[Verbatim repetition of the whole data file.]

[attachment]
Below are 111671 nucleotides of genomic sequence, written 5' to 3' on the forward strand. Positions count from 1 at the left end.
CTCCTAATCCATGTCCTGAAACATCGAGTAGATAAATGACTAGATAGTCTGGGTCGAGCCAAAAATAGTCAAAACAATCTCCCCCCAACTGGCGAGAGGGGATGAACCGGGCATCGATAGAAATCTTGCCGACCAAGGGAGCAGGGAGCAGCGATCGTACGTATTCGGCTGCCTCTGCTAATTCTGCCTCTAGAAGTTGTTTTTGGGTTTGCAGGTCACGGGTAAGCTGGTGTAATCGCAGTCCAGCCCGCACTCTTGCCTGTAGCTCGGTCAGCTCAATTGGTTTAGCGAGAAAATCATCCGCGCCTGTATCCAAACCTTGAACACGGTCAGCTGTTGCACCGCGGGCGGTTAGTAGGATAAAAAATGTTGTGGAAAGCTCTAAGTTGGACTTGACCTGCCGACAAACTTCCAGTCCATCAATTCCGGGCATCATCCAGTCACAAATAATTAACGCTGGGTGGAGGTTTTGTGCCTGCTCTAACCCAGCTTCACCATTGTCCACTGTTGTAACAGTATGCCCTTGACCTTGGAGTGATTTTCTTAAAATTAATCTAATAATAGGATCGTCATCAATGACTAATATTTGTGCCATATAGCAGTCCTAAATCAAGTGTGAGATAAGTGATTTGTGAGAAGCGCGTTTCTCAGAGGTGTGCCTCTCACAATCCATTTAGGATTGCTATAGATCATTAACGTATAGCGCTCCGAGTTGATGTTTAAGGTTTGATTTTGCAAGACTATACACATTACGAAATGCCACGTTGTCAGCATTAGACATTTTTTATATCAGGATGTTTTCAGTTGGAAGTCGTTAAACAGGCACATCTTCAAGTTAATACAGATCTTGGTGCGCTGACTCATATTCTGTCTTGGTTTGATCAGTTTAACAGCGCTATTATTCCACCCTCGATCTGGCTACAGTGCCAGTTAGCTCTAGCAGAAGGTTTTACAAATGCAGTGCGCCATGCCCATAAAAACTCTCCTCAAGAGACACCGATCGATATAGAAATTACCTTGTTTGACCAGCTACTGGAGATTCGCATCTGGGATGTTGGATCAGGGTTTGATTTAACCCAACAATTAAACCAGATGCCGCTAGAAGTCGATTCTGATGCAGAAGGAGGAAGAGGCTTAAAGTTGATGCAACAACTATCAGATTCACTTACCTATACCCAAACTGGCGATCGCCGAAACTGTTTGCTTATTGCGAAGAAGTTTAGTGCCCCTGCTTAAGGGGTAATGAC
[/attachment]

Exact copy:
Below are 111671 nucleotides of genomic sequence, written 5' to 3' on the forward strand. Positions count from 1 at the left end.
CTCCTAATCCATGTCCTGAAACATCGAGTAGATAAATGACTAGATAGTCTGGGTCGAGCCAAAAATAGTCAAAACAATCTCCCCCCAACTGGCGAGAGGGGATGAACCGGGCATCGATAGAAATCTTGCCGACCAAGGGAGCAGGGAGCAGCGATCGTACGTATTCGGCTGCCTCTGCTAATTCTGCCTCTAGAAGTTGTTTTTGGGTTTGCAGGTCACGGGTAAGCTGGTGTAATCGCAGTCCAGCCCGCACTCTTGCCTGTAGCTCGGTCAGCTCAATTGGTTTAGCGAGAAAATCATCCGCGCCTGTATCCAAACCTTGAACACGGTCAGCTGTTGCACCGCGGGCGGTTAGTAGGATAAAAAATGTTGTGGAAAGCTCTAAGTTGGACTTGACCTGCCGACAAACTTCCAGTCCATCAATTCCGGGCATCATCCAGTCACAAATAATTAACGCTGGGTGGAGGTTTTGTGCCTGCTCTAACCCAGCTTCACCATTGTCCACTGTTGTAACAGTATGCCCTTGACCTTGGAGTGATTTTCTTAAAATTAATCTAATAATAGGATCGTCATCAATGACTAATATTTGTGCCATATAGCAGTCCTAAATCAAGTGTGAGATAAGTGATTTGTGAGAAGCGCGTTTCTCAGAGGTGTGCCTCTCACAATCCATTTAGGATTGCTATAGATCATTAACGTATAGCGCTCCGAGTTGATGTTTAAGGTTTGATTTTGCAAGACTATACACATTACGAAATGCCACGTTGTCAGCATTAGACATTTTTTATATCAGGATGTTTTCAGTTGGAAGTCGTTAAACAGGCACATCTTCAAGTTAATACAGATCTTGGTGCGCTGACTCATATTCTGTCTTGGTTTGATCAGTTTAACAGCGCTATTATTCCACCCTCGATCTGGCTACAGTGCCAGTTAGCTCTAGCAGAAGGTTTTACAAATGCAGTGCGCCATGCCCATAAAAACTCTCCTCAAGAGACACCGATCGATATAGAAATTACCTTGTTTGACCAGCTACTGGAGATTCGCATCTGGGATGTTGGATCAGGGTTTGATTTAACCCAACAATTAAACCAGATGCCGCTAGAAGTCGATTCTGATGCAGAAGGAGGAAGAGGCTTAAAGTTGATGCAACAACTATCAGATTCACTTACCTATACCCAAACTGGCGATCGCCGAAACTGTTTGCTTATTGCGAAGAAGTTTAGTGCCCCTGCTTAAGGGGTAATGAC